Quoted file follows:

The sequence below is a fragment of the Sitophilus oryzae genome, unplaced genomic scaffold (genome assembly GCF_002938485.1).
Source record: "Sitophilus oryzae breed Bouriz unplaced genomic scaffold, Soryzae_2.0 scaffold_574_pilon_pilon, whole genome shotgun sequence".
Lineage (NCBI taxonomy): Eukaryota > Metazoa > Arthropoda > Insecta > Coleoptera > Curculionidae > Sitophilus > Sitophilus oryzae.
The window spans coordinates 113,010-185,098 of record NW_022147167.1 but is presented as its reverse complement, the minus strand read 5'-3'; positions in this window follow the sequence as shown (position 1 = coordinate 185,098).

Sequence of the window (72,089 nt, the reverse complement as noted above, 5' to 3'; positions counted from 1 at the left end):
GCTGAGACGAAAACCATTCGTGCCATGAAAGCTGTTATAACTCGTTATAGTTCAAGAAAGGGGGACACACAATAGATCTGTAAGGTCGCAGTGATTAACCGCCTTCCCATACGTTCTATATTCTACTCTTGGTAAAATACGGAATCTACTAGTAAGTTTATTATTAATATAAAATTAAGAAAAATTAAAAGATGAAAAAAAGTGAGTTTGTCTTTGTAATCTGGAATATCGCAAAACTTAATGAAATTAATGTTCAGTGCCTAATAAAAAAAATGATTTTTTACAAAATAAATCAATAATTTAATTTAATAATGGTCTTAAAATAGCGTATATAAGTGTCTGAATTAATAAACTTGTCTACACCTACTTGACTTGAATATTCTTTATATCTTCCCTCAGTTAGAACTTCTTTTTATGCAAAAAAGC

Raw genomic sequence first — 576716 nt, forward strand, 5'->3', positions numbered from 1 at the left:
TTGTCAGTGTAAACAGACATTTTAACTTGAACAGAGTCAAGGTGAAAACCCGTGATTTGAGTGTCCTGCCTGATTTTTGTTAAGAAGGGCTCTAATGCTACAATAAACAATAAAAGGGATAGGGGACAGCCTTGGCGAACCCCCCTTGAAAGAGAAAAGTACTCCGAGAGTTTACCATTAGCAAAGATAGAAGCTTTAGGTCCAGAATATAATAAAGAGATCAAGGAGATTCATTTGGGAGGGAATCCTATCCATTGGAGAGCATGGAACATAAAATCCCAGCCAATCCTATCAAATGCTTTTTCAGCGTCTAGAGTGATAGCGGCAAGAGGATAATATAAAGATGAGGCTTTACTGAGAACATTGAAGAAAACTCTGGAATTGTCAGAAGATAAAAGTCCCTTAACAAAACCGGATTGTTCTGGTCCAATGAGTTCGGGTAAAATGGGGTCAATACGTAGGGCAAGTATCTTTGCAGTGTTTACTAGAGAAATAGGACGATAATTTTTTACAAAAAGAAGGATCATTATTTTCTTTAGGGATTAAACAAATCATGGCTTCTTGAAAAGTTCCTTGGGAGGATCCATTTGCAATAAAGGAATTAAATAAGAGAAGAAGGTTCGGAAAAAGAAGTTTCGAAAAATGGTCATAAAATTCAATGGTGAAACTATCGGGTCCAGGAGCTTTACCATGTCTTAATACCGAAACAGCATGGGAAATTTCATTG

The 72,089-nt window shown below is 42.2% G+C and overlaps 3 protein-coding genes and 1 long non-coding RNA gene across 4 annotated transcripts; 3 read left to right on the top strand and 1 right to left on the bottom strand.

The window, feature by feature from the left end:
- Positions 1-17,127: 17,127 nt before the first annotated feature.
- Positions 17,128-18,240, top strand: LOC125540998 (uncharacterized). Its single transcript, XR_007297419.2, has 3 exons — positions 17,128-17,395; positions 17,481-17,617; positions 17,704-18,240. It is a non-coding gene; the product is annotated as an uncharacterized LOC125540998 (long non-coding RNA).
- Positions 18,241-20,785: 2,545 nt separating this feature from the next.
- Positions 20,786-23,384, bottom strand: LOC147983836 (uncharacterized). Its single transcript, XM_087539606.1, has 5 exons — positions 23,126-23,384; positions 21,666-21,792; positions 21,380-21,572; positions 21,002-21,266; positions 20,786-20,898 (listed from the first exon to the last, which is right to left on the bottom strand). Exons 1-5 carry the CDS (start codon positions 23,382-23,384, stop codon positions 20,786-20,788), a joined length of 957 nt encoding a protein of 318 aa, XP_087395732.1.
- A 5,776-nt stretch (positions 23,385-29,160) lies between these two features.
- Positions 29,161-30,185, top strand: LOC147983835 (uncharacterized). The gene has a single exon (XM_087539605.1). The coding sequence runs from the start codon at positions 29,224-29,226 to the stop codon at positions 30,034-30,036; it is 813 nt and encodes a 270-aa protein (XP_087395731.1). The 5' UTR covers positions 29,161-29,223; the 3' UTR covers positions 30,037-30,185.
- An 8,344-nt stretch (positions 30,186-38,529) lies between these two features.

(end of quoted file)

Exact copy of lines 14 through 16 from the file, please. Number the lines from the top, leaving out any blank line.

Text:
- Positions 20,786-23,384, bottom strand: LOC147983836 (uncharacterized). Its single transcript, XM_087539606.1, has 5 exons — positions 23,126-23,384; positions 21,666-21,792; positions 21,380-21,572; positions 21,002-21,266; positions 20,786-20,898 (listed from the first exon to the last, which is right to left on the bottom strand). Exons 1-5 carry the CDS (start codon positions 23,382-23,384, stop codon positions 20,786-20,788), a joined length of 957 nt encoding a protein of 318 aa, XP_087395732.1.
- A 5,776-nt stretch (positions 23,385-29,160) lies between these two features.
- Positions 29,161-30,185, top strand: LOC147983835 (uncharacterized). The gene has a single exon (XM_087539605.1). The coding sequence runs from the start codon at positions 29,224-29,226 to the stop codon at positions 30,034-30,036; it is 813 nt and encodes a 270-aa protein (XP_087395731.1). The 5' UTR covers positions 29,161-29,223; the 3' UTR covers positions 30,037-30,185.